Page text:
Petroleum Lumps on the Surface of the Sea

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Science  10 Apr 1970:
Vol. 168, Issue 3928, pp. 245-246
DOI: 10.1126/science.168.3928.245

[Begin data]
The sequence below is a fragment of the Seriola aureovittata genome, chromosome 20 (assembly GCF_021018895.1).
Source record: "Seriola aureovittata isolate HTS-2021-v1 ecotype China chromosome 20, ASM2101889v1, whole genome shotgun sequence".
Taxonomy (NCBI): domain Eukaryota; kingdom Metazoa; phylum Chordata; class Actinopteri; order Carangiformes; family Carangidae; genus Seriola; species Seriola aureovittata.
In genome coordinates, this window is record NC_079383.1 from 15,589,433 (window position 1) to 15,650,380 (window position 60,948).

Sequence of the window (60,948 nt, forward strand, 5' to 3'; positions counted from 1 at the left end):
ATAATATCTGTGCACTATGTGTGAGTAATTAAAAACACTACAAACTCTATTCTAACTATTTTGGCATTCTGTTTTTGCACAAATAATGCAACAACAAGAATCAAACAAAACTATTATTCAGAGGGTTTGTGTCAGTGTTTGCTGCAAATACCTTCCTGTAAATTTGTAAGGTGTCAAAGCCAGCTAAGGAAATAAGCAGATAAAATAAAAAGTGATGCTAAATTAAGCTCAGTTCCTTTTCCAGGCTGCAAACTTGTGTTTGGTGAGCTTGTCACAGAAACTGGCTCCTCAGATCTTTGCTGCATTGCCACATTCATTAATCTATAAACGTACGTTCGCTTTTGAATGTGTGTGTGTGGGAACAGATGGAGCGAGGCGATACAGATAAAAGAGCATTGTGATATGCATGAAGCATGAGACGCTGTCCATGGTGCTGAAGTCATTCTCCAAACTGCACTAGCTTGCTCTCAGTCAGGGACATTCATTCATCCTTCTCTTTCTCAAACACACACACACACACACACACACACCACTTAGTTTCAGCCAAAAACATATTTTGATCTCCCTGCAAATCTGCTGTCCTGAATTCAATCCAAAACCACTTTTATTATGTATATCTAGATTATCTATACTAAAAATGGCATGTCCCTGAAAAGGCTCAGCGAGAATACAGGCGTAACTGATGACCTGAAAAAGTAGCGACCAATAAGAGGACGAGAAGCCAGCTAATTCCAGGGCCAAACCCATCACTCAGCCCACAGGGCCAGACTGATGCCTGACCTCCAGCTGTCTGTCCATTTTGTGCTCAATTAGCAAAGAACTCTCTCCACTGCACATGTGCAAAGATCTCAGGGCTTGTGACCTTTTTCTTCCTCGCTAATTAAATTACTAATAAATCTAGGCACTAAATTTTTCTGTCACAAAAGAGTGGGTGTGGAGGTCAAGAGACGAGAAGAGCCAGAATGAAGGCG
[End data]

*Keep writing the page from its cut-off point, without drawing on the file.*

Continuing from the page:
Lumps of crude oil residue floating the sea surface have been observed widely. Samples were taken with surface-skimming nets in the Mediter-ranean Sea and eastern North Atlantic Ocean; their displacement volumes were as large as 0.5 milliliter per square meter. An isopod, Idotea metallica, appears to be associated with the lumps, and a barnacle, Lepas pectinata, grows upon them. Lumps were found in stomachs of Scomberesox saurus, a surface-feeding fish importanit in ocean food webs. Films on the lumps, presumably consisting mostly of bacteria, consumed oxygen at the rate of 4 cubic millimeters per hour per square centimeter of lump surface. Chemical analysis suggested that certain lumps had been at large for only a few weeks; data from barnacle size and growth rate suggested that other lumps were at least 2 months old.

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